The strength of the breeding was indicated by the fact that the Voegeli herd won both the National Show’s Premier Breeder and Exhibitor Awards in 1936. Stock sales remained high, although not so many calves were crated and shipped by rail. Times were changing.

During the war years in the 40’s, many shows were canceled and the National Show at Waterloo did not begin again until 1946 – just in time for young 15 year old Howard to get out of school to help with the show string. And he never missed another National Show!

The cattle market also changed with the Cuban and South American buyers combing the herds that showed for cattle to buy. Jake was heard to remark that in his lifetime he had gone from shipping calves in crates on the railroad to sending them out in jets.

When Howard graduated from the University of Wisconsin in 1952, he came home and decided they were ‘going to go all out’ for a few years. They went on 3X a day milking for a time to get the bigger milk records. Even with their homegrown feed, the cows made good records. In 1958, V. B. Diplomat’s Regula was the Breed Champion for Fat with a record of:  9-10 365d 2x 4.8% 1249f.

With Jake and Howard working together, the herd amassed a string of awards for production: winning  the Ira Inman Herd Trophy in 1954, ‘56, ’57, ’58, ‘60, ‘62, ‘66 and the Division 2 Inman award for1973, ‘76, ‘77, ‘79, ‘87, ‘88 and 1991, They presented the world their 6 Cow Million Pound Herd in the 60’s. V B Vronickas Uanna is currently 18th for Lifetime milk with 280,920 pounds and 20th for Lifetime fat at 11,100 pounds all produced from 1962-77.

National Show Champions were attained in 1963 and 1966 with Norvic Mistress Mirth. Other Grand Champions at the Central National were V B Laird Uzalea in 1976, V B Banco Pluma Madora in 1978 and Hunziker Red Boots All Spice in 1984. Numerous All Americans accompanied their success. The Madora cow family, bred and developed by Howard, is the breed’s only 14-generation “Excellent” family.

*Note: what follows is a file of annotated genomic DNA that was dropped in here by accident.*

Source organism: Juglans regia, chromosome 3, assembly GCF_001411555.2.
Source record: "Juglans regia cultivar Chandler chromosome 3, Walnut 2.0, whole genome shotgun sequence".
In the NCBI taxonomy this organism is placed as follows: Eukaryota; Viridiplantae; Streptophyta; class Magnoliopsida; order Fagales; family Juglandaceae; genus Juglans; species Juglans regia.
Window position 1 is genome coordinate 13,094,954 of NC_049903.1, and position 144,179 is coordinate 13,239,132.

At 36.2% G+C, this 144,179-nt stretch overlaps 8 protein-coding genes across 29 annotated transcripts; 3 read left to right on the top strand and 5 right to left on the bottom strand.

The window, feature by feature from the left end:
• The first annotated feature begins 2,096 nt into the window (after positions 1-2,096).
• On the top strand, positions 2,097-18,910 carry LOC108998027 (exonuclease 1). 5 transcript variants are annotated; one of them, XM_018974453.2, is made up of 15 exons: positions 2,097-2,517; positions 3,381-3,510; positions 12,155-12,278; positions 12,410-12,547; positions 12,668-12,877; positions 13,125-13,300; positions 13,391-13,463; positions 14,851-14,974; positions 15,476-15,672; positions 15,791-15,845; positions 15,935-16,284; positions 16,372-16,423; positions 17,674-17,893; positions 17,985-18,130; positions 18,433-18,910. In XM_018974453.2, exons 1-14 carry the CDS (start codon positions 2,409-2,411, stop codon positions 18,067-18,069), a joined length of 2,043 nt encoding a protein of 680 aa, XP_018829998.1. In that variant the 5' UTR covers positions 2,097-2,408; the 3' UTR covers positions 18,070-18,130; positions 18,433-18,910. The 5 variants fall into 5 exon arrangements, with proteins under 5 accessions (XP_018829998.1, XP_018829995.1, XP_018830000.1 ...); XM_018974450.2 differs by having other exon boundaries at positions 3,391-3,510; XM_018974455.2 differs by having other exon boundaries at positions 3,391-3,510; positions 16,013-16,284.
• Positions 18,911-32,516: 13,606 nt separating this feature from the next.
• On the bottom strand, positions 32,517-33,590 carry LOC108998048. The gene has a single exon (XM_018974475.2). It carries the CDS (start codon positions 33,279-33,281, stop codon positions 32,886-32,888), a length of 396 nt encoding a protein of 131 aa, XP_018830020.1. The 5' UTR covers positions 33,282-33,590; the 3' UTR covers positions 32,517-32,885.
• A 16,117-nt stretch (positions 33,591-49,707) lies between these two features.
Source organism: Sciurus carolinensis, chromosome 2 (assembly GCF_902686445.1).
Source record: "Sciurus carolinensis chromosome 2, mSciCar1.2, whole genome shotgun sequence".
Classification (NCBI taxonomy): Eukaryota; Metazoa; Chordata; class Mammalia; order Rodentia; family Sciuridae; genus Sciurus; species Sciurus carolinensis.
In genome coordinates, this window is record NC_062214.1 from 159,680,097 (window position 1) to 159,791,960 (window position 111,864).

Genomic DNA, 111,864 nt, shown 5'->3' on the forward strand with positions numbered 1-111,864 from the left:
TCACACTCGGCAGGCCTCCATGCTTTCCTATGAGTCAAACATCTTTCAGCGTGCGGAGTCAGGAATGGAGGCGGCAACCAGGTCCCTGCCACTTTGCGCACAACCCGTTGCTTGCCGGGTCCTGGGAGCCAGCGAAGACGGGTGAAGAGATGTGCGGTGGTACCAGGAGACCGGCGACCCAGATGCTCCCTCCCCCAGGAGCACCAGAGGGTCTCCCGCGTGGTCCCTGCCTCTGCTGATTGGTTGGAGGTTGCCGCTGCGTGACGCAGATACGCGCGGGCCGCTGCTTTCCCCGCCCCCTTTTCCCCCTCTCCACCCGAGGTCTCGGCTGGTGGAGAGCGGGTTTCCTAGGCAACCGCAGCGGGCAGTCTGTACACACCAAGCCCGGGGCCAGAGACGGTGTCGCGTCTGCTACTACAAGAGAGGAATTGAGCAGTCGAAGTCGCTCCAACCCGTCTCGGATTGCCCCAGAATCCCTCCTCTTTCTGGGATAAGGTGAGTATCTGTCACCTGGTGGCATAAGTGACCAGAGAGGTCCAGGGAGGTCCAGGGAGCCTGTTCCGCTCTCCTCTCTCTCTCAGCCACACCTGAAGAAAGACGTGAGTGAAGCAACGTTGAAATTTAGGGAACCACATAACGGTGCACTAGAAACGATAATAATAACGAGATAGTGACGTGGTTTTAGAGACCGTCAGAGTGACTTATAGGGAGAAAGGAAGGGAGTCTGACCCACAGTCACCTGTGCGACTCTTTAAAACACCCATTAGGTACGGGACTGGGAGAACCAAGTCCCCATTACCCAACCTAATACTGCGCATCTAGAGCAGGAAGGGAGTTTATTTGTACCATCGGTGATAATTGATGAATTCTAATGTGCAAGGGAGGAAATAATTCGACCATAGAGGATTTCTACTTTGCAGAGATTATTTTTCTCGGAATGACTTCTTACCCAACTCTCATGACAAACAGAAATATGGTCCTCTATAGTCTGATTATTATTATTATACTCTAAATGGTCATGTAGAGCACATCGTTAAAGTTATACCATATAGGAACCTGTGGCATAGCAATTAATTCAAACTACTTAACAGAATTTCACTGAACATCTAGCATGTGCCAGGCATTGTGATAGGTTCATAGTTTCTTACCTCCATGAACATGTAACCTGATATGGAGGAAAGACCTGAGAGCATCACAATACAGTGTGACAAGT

National Show Breeder Banners were won in 1968 and at the Central National in 1971 through 1979, ‘81, ‘84 and 1986. Exhibitor awards were won at the National in 1963, and at the Central National in 1971, ‘72, ‘73, ‘74, ’76, ‘77, ‘78, ‘79, ‘81, ’84 and 1986.

Jake had ‘retired’ in the 60’s and so Howard was the architect of so many of these accomplishments. Howard also found the time to be active in his state association and served as District V National Director from 1967-72. In 1992, he received the Klussendorf Trophy. He was also named a Dairy Shrine Distinguished Breeder. But it was his work to bring the World Dairy Expo to Madison that has given him a special place in the Dairy World.

Active Master Breeder Award Winner
Darrell Worden
Wausau, Wisconsin

In November 1959, a 19-year old boarded the boxcars to help care for the Wisconsin state herd on the historic Swiss Capades trip. He was bound to be awestruck being around some of the great Brown Swiss of the day and their highly respected breeders and owners. Did Darrell Worden, Forest Lawn Farm, Wausau, Wisconsin, dream that one day he’d be considered one of “those” breeders?